Here in South Dakota, our rules and regulations are minimal in comparison to most other states. If their intentions fit our needs, out of state businesses are not typically deterred by the public input process.
We think you’ll LOVE these clever valentines.
While the groundhog gave us hope that Spring will come early this year, I found myself struggling with a lack of motivation lately; in part, because of the season. In South Dakota, we’ve grown accustomed to bearing cold dark winters and short days. It’s not just you: twenty percent of Americans experience either the winter blues or Seasonal Affective Disorder (SAD). That being said, we are not forced to submit to the elements and anxiously wait for warmer temps and brighter days to come. There are strategies to combat SAD, and we can incorporate technologies into the spaces we retreat to in the winter.
It was 8:49 on Tuesday evening when an email notification came across my phone. I was watching a movie but decided I’d see what the email had to say. It was from a colleague regarding an article in the Architectural Record. The article by Cathleen McGuigan (editor-in-chief of Architectural Record) was about a preliminary draft of an executive order rewriting the Guiding Principles for Federal Architecture (a document written by the late Senator Daniel Patrick Moynihan and issued in 1962 that mandates Federal architecture standards). According to Architectural Record, the new Guiding Principles will be rewritten and will be called “Making Federal Buildings Beautiful Again.”
The Architect’s Handbook of Professional Practice explicitly addresses the limited content of the architect’s drawings this way: “It is important that all parties understand that construction documents are not intended to be a complete set of instructions on how to construct a building. Construction means, methods, techniques, sequences, procedures, and site safety precautions are customarily assigned as responsibilities of the contractor to give the contractor full latitude in preparing bids and carry out the construction phase.”
It’s a good idea to keep an eye on the market and predictions. Prepare for each possible scenario and react according to how things play out. Check out this month’s billing index from December 2019 to plan for the coming months. Architects, business leaders, public officials, and general public should all stay current on the economic condition. The ABI is an index that everyone should take a look at to stay informed.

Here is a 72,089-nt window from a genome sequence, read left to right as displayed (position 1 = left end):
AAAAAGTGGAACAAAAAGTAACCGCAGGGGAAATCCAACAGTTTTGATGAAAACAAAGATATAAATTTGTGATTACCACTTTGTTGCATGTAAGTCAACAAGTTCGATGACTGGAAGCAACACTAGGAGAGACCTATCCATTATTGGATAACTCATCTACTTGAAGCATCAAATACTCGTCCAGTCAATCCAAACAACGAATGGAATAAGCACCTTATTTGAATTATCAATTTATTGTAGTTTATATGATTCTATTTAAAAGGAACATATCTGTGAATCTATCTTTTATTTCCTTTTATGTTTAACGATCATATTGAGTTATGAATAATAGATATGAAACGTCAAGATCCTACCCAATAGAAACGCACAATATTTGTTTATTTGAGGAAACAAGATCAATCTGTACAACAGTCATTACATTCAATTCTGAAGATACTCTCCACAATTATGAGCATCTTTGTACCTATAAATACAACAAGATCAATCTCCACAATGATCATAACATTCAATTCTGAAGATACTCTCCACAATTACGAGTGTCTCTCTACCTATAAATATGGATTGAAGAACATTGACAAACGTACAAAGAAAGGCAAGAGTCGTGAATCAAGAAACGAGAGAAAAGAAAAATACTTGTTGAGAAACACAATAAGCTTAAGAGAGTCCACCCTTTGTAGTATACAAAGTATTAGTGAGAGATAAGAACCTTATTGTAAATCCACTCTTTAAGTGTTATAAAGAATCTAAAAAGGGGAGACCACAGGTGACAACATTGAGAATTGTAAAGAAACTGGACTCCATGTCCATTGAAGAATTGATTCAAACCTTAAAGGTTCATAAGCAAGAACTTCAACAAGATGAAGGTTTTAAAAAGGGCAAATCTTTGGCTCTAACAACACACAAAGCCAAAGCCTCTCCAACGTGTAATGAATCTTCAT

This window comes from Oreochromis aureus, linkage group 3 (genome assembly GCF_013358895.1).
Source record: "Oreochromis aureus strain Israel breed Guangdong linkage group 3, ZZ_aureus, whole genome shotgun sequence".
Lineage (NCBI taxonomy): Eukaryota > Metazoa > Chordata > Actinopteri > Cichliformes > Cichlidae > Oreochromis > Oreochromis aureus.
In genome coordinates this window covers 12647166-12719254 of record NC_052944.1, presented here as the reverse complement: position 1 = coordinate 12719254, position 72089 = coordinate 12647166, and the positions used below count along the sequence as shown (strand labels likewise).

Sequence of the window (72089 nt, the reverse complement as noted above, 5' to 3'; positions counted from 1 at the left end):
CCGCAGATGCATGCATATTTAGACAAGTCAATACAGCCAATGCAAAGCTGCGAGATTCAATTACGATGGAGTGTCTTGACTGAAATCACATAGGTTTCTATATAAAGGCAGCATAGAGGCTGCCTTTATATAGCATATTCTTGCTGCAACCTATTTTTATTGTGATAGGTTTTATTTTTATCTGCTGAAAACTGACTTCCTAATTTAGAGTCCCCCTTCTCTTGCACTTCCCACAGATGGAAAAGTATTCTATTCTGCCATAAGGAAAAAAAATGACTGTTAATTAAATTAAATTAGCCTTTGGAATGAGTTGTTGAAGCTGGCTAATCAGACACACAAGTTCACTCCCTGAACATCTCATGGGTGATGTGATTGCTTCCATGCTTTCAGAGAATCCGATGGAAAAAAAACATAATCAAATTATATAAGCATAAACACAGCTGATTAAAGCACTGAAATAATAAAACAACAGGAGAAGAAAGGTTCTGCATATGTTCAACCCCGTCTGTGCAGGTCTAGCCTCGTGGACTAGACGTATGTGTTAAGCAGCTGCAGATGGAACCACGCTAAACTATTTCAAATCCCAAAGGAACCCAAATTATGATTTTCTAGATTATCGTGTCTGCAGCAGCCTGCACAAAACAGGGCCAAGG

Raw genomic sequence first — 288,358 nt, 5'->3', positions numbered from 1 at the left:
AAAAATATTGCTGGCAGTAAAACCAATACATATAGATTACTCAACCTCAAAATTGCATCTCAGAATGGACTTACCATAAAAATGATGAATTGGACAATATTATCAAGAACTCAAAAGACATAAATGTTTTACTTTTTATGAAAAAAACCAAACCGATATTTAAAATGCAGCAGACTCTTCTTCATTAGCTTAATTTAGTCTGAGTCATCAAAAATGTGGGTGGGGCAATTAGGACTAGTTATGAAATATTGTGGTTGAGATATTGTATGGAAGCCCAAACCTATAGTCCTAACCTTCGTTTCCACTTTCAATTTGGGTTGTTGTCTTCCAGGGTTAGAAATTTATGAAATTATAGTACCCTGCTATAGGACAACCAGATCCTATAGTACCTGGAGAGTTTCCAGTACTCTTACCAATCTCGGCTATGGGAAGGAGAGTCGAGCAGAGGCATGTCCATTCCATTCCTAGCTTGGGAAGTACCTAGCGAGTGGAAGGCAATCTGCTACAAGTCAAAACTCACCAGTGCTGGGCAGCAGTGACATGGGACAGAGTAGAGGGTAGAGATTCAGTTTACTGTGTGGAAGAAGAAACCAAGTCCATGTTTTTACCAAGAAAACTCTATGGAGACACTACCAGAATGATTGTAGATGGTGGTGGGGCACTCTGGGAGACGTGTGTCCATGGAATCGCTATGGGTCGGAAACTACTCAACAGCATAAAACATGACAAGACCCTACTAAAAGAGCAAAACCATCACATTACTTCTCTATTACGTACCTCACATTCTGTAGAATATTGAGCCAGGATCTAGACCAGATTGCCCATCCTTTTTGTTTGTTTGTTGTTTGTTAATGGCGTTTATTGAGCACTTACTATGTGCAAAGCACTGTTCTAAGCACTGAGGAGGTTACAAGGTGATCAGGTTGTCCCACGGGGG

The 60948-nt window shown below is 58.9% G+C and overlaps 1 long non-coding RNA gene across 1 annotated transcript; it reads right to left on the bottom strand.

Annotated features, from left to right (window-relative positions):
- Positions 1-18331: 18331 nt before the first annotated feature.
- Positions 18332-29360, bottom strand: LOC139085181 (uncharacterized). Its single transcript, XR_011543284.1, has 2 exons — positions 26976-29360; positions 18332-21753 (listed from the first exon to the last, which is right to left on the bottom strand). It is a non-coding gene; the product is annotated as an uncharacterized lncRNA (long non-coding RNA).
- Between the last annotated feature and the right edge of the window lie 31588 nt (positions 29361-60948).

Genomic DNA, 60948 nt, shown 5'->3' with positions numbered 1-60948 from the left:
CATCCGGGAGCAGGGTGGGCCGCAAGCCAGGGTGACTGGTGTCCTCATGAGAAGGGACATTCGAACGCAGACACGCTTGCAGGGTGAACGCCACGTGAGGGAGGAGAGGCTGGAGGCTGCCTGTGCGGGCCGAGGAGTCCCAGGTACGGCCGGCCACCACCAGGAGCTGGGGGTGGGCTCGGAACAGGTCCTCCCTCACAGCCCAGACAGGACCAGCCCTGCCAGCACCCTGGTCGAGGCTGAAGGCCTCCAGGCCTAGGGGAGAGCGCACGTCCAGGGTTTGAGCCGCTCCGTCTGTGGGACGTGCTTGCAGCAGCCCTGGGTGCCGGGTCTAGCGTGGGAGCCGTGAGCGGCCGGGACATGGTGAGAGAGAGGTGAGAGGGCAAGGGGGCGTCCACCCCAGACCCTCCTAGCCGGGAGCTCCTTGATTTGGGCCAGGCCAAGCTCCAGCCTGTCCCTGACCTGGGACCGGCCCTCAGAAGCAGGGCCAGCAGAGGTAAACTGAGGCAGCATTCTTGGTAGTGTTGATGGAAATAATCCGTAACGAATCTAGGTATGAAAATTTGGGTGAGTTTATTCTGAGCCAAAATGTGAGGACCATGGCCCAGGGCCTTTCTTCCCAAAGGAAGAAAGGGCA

AIA South Dakota members joined others for updates from the City of Sioux Falls Planning & Development Services. The event was arranged by Sioux Falls Development Foundation. Mike Gray, with the Foundation, explained that connecting public and private entities is a priority for development. The morning began with breakfast and socializing.
Image Credit: Watercolor of Villa d’Este Spring 2011 Liz Meyer I was waiting in the doctor’s office this morning in one of the exam rooms. I looked up at the ceiling and noticed the track for a curtain around the door. I saw diffusers (one supply and one return), a speaker, and a light fixture …
The AIA has a dedicated portion of their website and organization for advocacy. In their words:
“AIA’s is the voice of architecture to legislators at the federal, state, and local level. Here you can engage your legislators and use AIA tools and resources to develop skills as an advocate to build power for architects.”
With stories in Australia with wildfires and earthquakes in Puerto Rico scattered throughout my newsfeed, global disasters are top of mind. We live in an age of information and technology, and have access to current events at our finger tips. With that comes the ability to affect change and help the situations we’re reading about. There are many avenues to aid in relief efforts. It’s hard to know where to get involved. Fortunately, the AIA has a program that specializes in disaster assistance.